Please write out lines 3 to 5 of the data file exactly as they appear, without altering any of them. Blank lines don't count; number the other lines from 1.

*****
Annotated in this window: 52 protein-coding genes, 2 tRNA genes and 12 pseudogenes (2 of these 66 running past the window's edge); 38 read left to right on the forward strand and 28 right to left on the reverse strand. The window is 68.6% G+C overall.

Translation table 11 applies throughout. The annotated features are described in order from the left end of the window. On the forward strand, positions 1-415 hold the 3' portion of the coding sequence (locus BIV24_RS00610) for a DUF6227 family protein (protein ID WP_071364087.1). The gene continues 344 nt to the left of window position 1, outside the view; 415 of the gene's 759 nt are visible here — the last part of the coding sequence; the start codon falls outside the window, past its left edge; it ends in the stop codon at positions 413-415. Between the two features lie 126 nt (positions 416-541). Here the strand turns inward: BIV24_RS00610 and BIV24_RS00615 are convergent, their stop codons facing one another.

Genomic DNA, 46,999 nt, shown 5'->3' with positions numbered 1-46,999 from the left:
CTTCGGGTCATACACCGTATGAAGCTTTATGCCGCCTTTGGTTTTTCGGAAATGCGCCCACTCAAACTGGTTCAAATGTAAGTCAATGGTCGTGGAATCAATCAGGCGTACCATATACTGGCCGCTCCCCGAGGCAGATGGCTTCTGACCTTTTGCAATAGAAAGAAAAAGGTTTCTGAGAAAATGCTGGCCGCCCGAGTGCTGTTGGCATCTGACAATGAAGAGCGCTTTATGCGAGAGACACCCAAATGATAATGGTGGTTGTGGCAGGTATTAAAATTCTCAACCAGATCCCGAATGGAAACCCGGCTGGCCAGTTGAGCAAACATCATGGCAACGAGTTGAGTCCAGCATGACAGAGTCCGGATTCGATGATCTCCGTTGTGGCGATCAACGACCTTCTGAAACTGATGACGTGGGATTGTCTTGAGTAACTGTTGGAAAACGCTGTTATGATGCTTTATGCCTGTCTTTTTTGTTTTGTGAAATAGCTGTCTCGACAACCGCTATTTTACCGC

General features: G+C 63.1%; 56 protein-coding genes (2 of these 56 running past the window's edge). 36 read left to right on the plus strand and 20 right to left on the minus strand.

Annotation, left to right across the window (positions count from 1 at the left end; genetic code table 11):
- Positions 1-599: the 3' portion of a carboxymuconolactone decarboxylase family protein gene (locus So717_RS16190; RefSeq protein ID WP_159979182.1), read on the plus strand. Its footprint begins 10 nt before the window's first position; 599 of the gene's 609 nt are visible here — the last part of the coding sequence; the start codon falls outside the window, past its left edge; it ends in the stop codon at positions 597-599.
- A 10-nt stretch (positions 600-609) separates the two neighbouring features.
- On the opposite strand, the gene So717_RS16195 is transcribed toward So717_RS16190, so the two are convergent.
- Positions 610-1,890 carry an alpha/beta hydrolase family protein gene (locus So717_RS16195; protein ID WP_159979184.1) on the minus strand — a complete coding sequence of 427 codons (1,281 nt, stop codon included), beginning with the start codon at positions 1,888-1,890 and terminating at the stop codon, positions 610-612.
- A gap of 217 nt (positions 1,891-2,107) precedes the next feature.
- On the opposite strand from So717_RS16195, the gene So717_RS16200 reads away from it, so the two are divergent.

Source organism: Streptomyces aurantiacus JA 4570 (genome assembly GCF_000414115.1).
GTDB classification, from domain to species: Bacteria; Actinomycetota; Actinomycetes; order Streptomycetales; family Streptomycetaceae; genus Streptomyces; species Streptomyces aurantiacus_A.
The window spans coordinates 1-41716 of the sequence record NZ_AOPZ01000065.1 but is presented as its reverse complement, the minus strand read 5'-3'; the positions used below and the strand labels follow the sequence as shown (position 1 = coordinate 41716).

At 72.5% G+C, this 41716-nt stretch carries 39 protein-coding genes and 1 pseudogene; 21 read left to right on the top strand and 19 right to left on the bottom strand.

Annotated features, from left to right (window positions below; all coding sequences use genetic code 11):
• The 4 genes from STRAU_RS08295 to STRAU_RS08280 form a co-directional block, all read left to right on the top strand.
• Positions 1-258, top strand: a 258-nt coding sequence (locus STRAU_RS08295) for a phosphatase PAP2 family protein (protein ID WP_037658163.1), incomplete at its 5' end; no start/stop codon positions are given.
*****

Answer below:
Genomic DNA, 46,999 nt, shown 5'->3' with positions numbered 1-46,999 from the left:
CTTCGGGTCATACACCGTATGAAGCTTTATGCCGCCTTTGGTTTTTCGGAAATGCGCCCACTCAAACTGGTTCAAATGTAAGTCAATGGTCGTGGAATCAATCAGGCGTACCATATACTGGCCGCTCCCCGAGGCAGATGGCTTCTGACCTTTTGCAATAGAAAGAAAAAGGTTTCTGAGAAAATGCTGGCCGCCCGAGTGCTGTTGGCATCTGACAATGAAGAGCGCTTTATGCGAGAGACACCCAAATGATAATGGTGGTTGTGGCAGGTATTAAAATTCTCAACCAGATCCCGAATGGAAACCCGGCTGGCCAGTTGAGCAAACATCATGGCAACGAGTTGAGTCCAGCATGACAGAGTCCGGATTCGATGATCTCCGTTGTGGCGATCAACGACCTTCTGAAACTGATGACGTGGGATTGTCTTGAGTAACTGTTGGAAAACGCTGTTATGATGCTTTATGCCTGTCTTTTTTGTTTTGTGAAATAGCTGTCTCGACAACCGCTATTTTACCGC

General features: G+C 63.1%; 56 protein-coding genes (2 of these 56 running past the window's edge). 36 read left to right on the plus strand and 20 right to left on the minus strand.